One of the unwitting side effects was that project approval became expensive, favouring large-scale emitters with deep pockets. The scale bias introduced by high transaction costs precluded projects generating carbon savings of 10,000 tons of carbon dioxide a year or less. Sadly, it is these smaller projects, such as waste recycling, energy-efficient cooking stoves and household-scale renewable energy, that deliver the most direct development benefits.
As the Kyoto Protocol drew to a close in 2012, three CDM failings became clear: the flagship instrument delivered less than 1% of the emission reductions required by science to curb global warming to safe levels; although fee structures were generally opaque, less than half the money used to offset ended up with projects, with the balance accruing to consultants, auditors and registries; and less than 2% of the invested money ended up in African projects a poor return for a developmental instrument in the 21st century.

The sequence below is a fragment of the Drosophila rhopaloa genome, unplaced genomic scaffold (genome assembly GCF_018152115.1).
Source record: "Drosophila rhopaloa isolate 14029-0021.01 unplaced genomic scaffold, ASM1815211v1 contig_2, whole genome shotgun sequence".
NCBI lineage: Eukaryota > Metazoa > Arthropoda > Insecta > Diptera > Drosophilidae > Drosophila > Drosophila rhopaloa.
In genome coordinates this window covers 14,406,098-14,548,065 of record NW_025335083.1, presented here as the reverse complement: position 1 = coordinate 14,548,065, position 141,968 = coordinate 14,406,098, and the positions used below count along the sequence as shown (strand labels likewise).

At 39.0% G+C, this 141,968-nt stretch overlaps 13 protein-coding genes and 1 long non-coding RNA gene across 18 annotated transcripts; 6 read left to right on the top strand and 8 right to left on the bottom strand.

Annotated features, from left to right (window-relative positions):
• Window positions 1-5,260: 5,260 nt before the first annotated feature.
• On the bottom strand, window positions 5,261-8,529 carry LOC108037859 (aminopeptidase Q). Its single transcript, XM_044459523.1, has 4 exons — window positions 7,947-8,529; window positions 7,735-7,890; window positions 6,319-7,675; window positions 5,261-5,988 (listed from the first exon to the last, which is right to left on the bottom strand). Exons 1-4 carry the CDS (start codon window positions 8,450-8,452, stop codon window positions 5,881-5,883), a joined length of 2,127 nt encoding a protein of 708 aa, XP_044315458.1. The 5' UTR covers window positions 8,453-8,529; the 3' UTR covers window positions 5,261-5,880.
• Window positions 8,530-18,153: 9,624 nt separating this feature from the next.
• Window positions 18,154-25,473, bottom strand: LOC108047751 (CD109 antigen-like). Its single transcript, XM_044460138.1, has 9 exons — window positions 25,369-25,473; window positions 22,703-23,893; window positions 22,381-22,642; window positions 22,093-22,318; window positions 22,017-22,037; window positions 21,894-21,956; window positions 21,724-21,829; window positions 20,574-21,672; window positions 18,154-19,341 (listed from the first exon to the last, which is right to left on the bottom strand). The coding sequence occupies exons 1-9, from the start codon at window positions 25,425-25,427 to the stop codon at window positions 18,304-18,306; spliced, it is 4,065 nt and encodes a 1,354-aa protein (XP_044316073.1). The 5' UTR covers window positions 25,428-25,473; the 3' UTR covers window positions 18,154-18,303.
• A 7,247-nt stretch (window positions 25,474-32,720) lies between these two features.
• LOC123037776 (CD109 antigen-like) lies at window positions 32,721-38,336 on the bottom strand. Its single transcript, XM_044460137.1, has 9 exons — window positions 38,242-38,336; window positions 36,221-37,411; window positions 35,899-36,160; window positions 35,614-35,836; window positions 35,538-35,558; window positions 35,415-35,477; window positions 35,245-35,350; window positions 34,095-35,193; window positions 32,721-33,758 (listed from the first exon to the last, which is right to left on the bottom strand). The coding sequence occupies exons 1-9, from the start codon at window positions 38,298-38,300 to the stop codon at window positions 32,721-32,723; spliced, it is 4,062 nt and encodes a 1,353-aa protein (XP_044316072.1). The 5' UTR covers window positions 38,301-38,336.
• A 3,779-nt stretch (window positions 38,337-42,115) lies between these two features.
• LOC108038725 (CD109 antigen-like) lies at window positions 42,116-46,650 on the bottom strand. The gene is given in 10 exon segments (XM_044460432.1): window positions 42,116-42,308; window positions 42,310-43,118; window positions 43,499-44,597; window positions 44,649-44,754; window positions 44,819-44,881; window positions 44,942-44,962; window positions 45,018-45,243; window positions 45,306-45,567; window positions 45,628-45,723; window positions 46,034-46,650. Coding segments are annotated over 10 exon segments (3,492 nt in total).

In recent years a number of alternative carbon offset standards and registries have emerged. The two most prominent, the verified carbon standard (VCS) and the gold standard, are based in Washington DC and Geneva, respectively, and have done little more than the CDM to reduce fees or meet developmental needs in Africa.
It is puzzling then, that in selecting standards through which South Africans may offset their carbon tax obligations, the National Treasury has proposed CDM, VCS and the gold standard as the preferred standards, oblivious it would seem to where these standards will take us. The rationale, we are told, is that these are “international standards”, but SA has its own registries and carbon auditors, all of whom trade with acclaim.